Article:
Friday, April 19, 2013

Experts differ on role of climate change in drought

A new study says climate change had nothing to do with the drought of 2012, but some experts disagree with the assessment. The study by the National Oceanic and Atmospheric Administration found it was a "flash drought" caused by reduction in moisture coming in from the Gulf of Mexico, Ken Anderson reports for Brownfield Ag News. “This is one of those events that comes along once every couple hundred years,” lead author Martin Hoerling said. “Climate change was not a significant part, if any, of the event.”

Nevertheless, Brad Rippey, a meteorologist for the U.S. Department of Agriculture, said climate change had some sort of impact on the drought, Art Hovey reports for the Lincoln Journal Star. "We are in a warming climate," Rippey said. "That’s indisputable.” Rippey noted that 2012 included "a dip of more than 25 percent in the size of the corn crop nationally," and the U.S. has experienced six of the hottest temperatures on record in the past 11 years, with the annual average temperature “way off the charts.” (Read more)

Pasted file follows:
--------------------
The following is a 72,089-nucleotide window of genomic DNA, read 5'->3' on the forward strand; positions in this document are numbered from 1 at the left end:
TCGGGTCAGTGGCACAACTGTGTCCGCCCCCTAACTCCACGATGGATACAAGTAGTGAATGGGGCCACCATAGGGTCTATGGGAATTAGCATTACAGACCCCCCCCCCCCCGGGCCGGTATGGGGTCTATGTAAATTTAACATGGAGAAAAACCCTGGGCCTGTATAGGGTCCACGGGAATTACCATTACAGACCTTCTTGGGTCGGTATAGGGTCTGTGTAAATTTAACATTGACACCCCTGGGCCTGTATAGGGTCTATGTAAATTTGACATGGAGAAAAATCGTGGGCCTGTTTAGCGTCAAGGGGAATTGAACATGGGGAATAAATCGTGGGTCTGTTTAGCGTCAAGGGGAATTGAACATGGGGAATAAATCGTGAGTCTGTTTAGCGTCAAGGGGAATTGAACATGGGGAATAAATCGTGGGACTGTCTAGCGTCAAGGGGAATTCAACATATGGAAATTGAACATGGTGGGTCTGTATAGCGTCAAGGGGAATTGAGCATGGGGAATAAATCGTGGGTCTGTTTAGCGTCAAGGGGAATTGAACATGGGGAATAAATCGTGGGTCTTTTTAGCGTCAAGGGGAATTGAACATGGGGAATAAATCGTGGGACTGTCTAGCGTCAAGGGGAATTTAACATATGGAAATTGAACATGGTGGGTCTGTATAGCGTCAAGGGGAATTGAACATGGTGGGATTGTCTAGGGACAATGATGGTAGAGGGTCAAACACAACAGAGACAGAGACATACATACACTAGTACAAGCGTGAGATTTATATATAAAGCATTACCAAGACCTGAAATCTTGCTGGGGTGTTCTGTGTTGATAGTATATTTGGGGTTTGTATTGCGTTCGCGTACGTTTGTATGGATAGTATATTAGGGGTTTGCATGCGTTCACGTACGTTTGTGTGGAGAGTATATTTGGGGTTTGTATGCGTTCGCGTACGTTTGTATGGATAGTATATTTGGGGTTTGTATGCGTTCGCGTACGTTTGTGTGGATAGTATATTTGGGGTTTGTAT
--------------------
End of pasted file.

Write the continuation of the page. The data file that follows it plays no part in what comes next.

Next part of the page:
The report has drawn sharp criticism from climatologists, Scott Rosenfield reports for Outside magazine. Dr. Kevin Trenberth, former head of the Climate Analysis Section at the National Center for Atmospheric Research, said the report was "needlessly confusing, scientifically problematic" and failed to account for "the cumulative effects of drought on heat and wildfire risk." The 2012 drought had an estimated $12 billion damper on the economy and has been widely attributed to climate change, Rosenfield notes. (Read more)

Here's the latest Drought Monitor map from the University of Nebraska. For a larger version, click on the map.

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